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Fez At Dublin Castle March 2010

One of the great things about the venues in Camden is the ease of parking in the evening and once again I was able to park pretty well outside the venue before heading in to Dublin Castle to see Fez.

Fez

Fez

The whole journey down to London had been so easy in fact, that I arrived early, so early that Fez were still going through sound-checks. Not to put them off, I took the opportunity to say a quick hi to the guys and left them to it.

Although Dublin Castle can be a busy pub and it was on Friday night, getting served at the bar is a breeze, as the bar staff whip through rounds and able to take orders for the next set of drinks while still dealing with the last punter… no I know this wasn’t meant to be a pub review and drinking soft drinks, due to driving, officer, I couldn’t attest to the quality of the alcohol.

When I headed back in to the music area, it was already getting pretty full, with more people coming through the doors, by the time Fez kicked off with Low Light, there wasn’t a great deal of space. Either the guys paid their fans to travel to create the atmosphere, or their is a genuine affection for the band from those in the know. I somehow think to pay off that many fans would have been pretty dear, so can I think safely err on the side, that to this is a band who find a place in the heart of their fans.

As the first band on, with a night running 4 bands, receiving applause for just getting on the stage, is pretty good going. Far more importantly the music lives up to expectations, as they kicked off with the high energy good humoured output for which they are known. The dramatic effect of multiple guitar and multiple vocal gives them a great depth, which is not permitted to flow over in to a discord of noise, but retains a tight and sharp focus.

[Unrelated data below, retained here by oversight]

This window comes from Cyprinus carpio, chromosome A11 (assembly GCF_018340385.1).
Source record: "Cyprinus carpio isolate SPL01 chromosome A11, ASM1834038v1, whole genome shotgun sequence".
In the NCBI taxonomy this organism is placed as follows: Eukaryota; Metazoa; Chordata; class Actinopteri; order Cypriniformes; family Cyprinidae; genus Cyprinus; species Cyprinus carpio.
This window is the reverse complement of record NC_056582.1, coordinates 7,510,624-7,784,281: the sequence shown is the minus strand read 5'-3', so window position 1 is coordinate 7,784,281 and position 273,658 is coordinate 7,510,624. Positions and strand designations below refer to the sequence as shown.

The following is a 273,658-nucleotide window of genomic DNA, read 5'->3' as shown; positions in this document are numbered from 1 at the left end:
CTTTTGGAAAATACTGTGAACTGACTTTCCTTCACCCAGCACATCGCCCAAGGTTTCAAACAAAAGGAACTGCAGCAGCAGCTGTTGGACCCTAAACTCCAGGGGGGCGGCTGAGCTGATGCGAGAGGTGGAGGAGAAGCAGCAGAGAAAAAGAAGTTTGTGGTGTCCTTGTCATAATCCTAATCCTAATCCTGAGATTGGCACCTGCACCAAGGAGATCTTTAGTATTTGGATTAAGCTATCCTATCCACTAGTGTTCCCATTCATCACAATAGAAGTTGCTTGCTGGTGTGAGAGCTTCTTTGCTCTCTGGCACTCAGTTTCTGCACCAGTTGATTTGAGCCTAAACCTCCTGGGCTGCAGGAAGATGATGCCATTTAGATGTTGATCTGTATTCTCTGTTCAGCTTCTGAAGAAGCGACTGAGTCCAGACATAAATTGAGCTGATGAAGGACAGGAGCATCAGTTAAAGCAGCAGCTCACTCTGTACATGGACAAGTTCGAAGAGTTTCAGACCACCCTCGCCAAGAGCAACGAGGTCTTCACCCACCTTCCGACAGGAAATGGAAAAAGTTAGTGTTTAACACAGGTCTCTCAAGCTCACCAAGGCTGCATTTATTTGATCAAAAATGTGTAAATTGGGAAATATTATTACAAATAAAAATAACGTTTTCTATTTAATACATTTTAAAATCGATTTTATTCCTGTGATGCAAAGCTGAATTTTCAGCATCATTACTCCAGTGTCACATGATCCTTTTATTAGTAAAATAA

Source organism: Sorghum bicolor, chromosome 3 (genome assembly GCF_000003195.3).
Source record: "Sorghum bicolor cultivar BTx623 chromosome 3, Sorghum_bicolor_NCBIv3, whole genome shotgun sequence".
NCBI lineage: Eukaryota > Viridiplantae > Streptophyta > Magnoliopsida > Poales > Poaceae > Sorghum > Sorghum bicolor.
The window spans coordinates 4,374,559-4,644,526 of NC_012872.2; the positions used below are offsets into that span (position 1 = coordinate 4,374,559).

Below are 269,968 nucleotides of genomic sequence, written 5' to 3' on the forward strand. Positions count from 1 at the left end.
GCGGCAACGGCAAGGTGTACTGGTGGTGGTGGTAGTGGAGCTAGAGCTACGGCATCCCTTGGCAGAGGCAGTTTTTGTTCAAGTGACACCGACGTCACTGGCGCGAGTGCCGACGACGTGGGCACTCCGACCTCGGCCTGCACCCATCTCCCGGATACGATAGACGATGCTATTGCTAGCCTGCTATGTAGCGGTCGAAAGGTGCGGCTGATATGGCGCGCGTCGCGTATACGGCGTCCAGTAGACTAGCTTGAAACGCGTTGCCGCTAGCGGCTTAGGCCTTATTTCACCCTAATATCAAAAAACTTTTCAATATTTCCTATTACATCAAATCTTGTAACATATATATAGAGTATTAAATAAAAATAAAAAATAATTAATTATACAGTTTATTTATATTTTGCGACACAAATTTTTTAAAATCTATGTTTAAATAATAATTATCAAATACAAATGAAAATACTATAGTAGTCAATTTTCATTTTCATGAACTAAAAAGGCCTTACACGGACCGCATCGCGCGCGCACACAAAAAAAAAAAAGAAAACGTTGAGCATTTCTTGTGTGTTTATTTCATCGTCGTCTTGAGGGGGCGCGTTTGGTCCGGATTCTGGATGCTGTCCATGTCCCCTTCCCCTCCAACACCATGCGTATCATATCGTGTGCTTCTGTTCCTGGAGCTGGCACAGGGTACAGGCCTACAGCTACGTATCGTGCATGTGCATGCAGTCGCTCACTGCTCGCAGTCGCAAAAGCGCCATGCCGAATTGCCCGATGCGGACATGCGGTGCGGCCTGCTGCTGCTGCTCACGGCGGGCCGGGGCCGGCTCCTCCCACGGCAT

My Teeth had the enthusiastic audience singing along and and the band had relaxed in to the set. The powerful drum and piercing guitar left very few in the audience standing still.

Chemicals which opens with a direct reference to The Beatles, suddenly picked up pace and the voice of Will, strident with a superb polemic. This is a difficult song to control as the band rushes to join the argument and they held it together superbly.

Suddenly we were on to the last number in the seven number half hour set, with Success came slowly, and a palpable sense of disappointment shivered through the crowd. For the four minutes left of the set, the fans who had travelled, ensured they made the most of it in a frenzy activity that would have done credit to the warning alarm of an imminent nuclear attack.

As the applause died away and the band came off stage, so the music area emptied. I did head back later to see a couple of the bands and the room appeared to have grown considerably inside. 1st band on, by far the most enthusiastic audience, perhaps the bookers need to take a look at this again.

In addition to the guitars, Fez also make use of keyboard for one song in the set, which on the face of it made me think they were loosing the plot, but the use of the additional instrumentation was a smart move as the out-put retains its anthemic quality, while generating a more complex composition.

I would recommend a trip out to see Fez next time they are near you. For more on Fez.

As I said in my email Alex, sorry I didn’t get a chance to catch up with you afterwards, but I had an early start the next day and I hope you got some good news from the scouts.

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